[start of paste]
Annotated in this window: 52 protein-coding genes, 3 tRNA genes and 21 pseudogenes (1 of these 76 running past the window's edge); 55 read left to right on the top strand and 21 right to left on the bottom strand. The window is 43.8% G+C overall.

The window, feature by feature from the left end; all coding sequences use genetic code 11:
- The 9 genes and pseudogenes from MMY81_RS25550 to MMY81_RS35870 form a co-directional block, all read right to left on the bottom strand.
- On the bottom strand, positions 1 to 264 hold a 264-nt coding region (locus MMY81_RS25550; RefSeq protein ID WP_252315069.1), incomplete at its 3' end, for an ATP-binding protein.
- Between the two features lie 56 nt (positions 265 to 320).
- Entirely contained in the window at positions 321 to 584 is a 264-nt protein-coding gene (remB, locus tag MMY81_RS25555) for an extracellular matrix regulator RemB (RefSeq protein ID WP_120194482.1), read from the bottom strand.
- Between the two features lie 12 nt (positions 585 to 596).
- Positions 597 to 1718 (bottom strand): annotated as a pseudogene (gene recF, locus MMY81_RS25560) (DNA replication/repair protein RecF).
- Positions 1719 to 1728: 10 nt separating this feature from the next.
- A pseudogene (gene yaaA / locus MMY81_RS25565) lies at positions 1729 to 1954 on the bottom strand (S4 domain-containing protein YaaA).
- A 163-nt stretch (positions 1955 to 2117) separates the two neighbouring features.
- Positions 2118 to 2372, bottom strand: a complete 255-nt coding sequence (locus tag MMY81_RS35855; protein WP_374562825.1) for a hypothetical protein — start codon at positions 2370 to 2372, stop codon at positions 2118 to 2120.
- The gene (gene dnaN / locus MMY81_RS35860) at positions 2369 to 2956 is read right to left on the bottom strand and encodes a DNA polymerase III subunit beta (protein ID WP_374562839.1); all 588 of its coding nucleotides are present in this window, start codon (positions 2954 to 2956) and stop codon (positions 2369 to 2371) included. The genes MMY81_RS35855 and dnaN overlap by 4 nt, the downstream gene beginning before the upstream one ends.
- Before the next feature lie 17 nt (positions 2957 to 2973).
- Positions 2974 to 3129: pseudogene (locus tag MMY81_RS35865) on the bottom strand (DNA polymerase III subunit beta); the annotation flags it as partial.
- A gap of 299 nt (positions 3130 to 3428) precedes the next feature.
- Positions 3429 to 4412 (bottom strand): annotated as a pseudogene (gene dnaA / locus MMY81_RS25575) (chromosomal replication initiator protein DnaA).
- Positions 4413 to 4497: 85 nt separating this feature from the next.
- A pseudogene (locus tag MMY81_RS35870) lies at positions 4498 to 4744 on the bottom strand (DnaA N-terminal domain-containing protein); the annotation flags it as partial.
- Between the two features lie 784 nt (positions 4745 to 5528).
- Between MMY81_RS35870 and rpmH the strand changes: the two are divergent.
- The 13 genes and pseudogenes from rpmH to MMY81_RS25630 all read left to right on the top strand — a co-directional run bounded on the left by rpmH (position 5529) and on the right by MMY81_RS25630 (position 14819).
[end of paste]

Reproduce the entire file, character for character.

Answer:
Annotated in this window: 52 protein-coding genes, 3 tRNA genes and 21 pseudogenes (1 of these 76 running past the window's edge); 55 read left to right on the top strand and 21 right to left on the bottom strand. The window is 43.8% G+C overall.

The window, feature by feature from the left end; all coding sequences use genetic code 11:
- The 9 genes and pseudogenes from MMY81_RS25550 to MMY81_RS35870 form a co-directional block, all read right to left on the bottom strand.
- On the bottom strand, positions 1 to 264 hold a 264-nt coding region (locus MMY81_RS25550; RefSeq protein ID WP_252315069.1), incomplete at its 3' end, for an ATP-binding protein.
- Between the two features lie 56 nt (positions 265 to 320).
- Entirely contained in the window at positions 321 to 584 is a 264-nt protein-coding gene (remB, locus tag MMY81_RS25555) for an extracellular matrix regulator RemB (RefSeq protein ID WP_120194482.1), read from the bottom strand.
- Between the two features lie 12 nt (positions 585 to 596).
- Positions 597 to 1718 (bottom strand): annotated as a pseudogene (gene recF, locus MMY81_RS25560) (DNA replication/repair protein RecF).
- Positions 1719 to 1728: 10 nt separating this feature from the next.
- A pseudogene (gene yaaA / locus MMY81_RS25565) lies at positions 1729 to 1954 on the bottom strand (S4 domain-containing protein YaaA).
- A 163-nt stretch (positions 1955 to 2117) separates the two neighbouring features.
- Positions 2118 to 2372, bottom strand: a complete 255-nt coding sequence (locus tag MMY81_RS35855; protein WP_374562825.1) for a hypothetical protein — start codon at positions 2370 to 2372, stop codon at positions 2118 to 2120.
- The gene (gene dnaN / locus MMY81_RS35860) at positions 2369 to 2956 is read right to left on the bottom strand and encodes a DNA polymerase III subunit beta (protein ID WP_374562839.1); all 588 of its coding nucleotides are present in this window, start codon (positions 2954 to 2956) and stop codon (positions 2369 to 2371) included. The genes MMY81_RS35855 and dnaN overlap by 4 nt, the downstream gene beginning before the upstream one ends.
- Before the next feature lie 17 nt (positions 2957 to 2973).
- Positions 2974 to 3129: pseudogene (locus tag MMY81_RS35865) on the bottom strand (DNA polymerase III subunit beta); the annotation flags it as partial.
- A gap of 299 nt (positions 3130 to 3428) precedes the next feature.
- Positions 3429 to 4412 (bottom strand): annotated as a pseudogene (gene dnaA / locus MMY81_RS25575) (chromosomal replication initiator protein DnaA).
- Positions 4413 to 4497: 85 nt separating this feature from the next.
- A pseudogene (locus tag MMY81_RS35870) lies at positions 4498 to 4744 on the bottom strand (DnaA N-terminal domain-containing protein); the annotation flags it as partial.
- Between the two features lie 784 nt (positions 4745 to 5528).
- Between MMY81_RS35870 and rpmH the strand changes: the two are divergent.
- The 13 genes and pseudogenes from rpmH to MMY81_RS25630 all read left to right on the top strand — a co-directional run bounded on the left by rpmH (position 5529) and on the right by MMY81_RS25630 (position 14819).